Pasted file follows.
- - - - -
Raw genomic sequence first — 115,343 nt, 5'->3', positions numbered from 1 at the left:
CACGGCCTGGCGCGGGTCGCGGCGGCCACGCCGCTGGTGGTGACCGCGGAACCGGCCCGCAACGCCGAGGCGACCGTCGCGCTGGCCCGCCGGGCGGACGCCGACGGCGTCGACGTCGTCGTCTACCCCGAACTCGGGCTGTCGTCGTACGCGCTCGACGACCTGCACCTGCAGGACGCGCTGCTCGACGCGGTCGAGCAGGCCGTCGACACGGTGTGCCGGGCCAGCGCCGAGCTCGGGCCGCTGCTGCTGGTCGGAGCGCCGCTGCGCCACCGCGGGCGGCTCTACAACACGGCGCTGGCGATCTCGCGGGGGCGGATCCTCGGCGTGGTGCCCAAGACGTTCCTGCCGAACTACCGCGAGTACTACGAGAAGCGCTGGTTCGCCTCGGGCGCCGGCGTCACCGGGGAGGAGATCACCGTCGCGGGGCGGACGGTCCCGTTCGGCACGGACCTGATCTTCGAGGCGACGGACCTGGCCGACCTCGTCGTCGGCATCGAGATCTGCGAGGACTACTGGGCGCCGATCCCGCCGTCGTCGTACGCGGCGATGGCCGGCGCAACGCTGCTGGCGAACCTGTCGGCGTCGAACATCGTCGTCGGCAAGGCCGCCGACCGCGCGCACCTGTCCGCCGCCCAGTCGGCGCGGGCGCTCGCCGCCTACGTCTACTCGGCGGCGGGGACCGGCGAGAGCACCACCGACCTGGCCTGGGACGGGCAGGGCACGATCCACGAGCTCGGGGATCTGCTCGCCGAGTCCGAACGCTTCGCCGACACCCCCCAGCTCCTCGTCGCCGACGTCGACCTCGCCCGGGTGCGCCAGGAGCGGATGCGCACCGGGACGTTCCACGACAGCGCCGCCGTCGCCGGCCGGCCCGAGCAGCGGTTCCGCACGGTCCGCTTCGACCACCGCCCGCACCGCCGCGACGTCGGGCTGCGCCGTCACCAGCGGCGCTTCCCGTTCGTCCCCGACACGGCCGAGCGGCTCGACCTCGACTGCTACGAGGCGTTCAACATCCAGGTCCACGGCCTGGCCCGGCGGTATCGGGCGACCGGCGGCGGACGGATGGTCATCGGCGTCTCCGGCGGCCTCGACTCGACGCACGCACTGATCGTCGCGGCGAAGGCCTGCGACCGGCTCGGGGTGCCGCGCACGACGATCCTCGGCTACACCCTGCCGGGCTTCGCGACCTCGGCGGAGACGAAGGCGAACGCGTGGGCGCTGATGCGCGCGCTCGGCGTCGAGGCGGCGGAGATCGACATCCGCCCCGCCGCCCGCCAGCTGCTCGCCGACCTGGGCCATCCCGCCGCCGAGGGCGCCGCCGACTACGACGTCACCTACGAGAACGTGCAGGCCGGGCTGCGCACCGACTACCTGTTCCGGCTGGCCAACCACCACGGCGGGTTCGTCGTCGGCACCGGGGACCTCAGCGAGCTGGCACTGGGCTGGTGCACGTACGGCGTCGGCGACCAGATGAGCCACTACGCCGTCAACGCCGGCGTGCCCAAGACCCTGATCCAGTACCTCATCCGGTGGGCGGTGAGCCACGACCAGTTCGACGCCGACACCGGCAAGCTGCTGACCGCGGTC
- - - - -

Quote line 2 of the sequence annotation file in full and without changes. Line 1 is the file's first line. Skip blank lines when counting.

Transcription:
CACGGCCTGGCGCGGGTCGCGGCGGCCACGCCGCTGGTGGTGACCGCGGAACCGGCCCGCAACGCCGAGGCGACCGTCGCGCTGGCCCGCCGGGCGGACGCCGACGGCGTCGACGTCGTCGTCTACCCCGAACTCGGGCTGTCGTCGTACGCGCTCGACGACCTGCACCTGCAGGACGCGCTGCTCGACGCGGTCGAGCAGGCCGTCGACACGGTGTGCCGGGCCAGCGCCGAGCTCGGGCCGCTGCTGCTGGTCGGAGCGCCGCTGCGCCACCGCGGGCGGCTCTACAACACGGCGCTGGCGATCTCGCGGGGGCGGATCCTCGGCGTGGTGCCCAAGACGTTCCTGCCGAACTACCGCGAGTACTACGAGAAGCGCTGGTTCGCCTCGGGCGCCGGCGTCACCGGGGAGGAGATCACCGTCGCGGGGCGGACGGTCCCGTTCGGCACGGACCTGATCTTCGAGGCGACGGACCTGGCCGACCTCGTCGTCGGCATCGAGATCTGCGAGGACTACTGGGCGCCGATCCCGCCGTCGTCGTACGCGGCGATGGCCGGCGCAACGCTGCTGGCGAACCTGTCGGCGTCGAACATCGTCGTCGGCAAGGCCGCCGACCGCGCGCACCTGTCCGCCGCCCAGTCGGCGCGGGCGCTCGCCGCCTACGTCTACTCGGCGGCGGGGACCGGCGAGAGCACCACCGACCTGGCCTGGGACGGGCAGGGCACGATCCACGAGCTCGGGGATCTGCTCGCCGAGTCCGAACGCTTCGCCGACACCCCCCAGCTCCTCGTCGCCGACGTCGACCTCGCCCGGGTGCGCCAGGAGCGGATGCGCACCGGGACGTTCCACGACAGCGCCGCCGTCGCCGGCCGGCCCGAGCAGCGGTTCCGCACGGTCCGCTTCGACCACCGCCCGCACCGCCGCGACGTCGGGCTGCGCCGTCACCAGCGGCGCTTCCCGTTCGTCCCCGACACGGCCGAGCGGCTCGACCTCGACTGCTACGAGGCGTTCAACATCCAGGTCCACGGCCTGGCCCGGCGGTATCGGGCGACCGGCGGCGGACGGATGGTCATCGGCGTCTCCGGCGGCCTCGACTCGACGCACGCACTGATCGTCGCGGCGAAGGCCTGCGACCGGCTCGGGGTGCCGCGCACGACGATCCTCGGCTACACCCTGCCGGGCTTCGCGACCTCGGCGGAGACGAAGGCGAACGCGTGGGCGCTGATGCGCGCGCTCGGCGTCGAGGCGGCGGAGATCGACATCCGCCCCGCCGCCCGCCAGCTGCTCGCCGACCTGGGCCATCCCGCCGCCGAGGGCGCCGCCGACTACGACGTCACCTACGAGAACGTGCAGGCCGGGCTGCGCACCGACTACCTGTTCCGGCTGGCCAACCACCACGGCGGGTTCGTCGTCGGCACCGGGGACCTCAGCGAGCTGGCACTGGGCTGGTGCACGTACGGCGTCGGCGACCAGATGAGCCACTACGCCGTCAACGCCGGCGTGCCCAAGACCCTGATCCAGTACCTCATCCGGTGGGCGGTGAGCCACGACCAGTTCGACGCCGACACCGGCAAGCTGCTGACCGCGGTC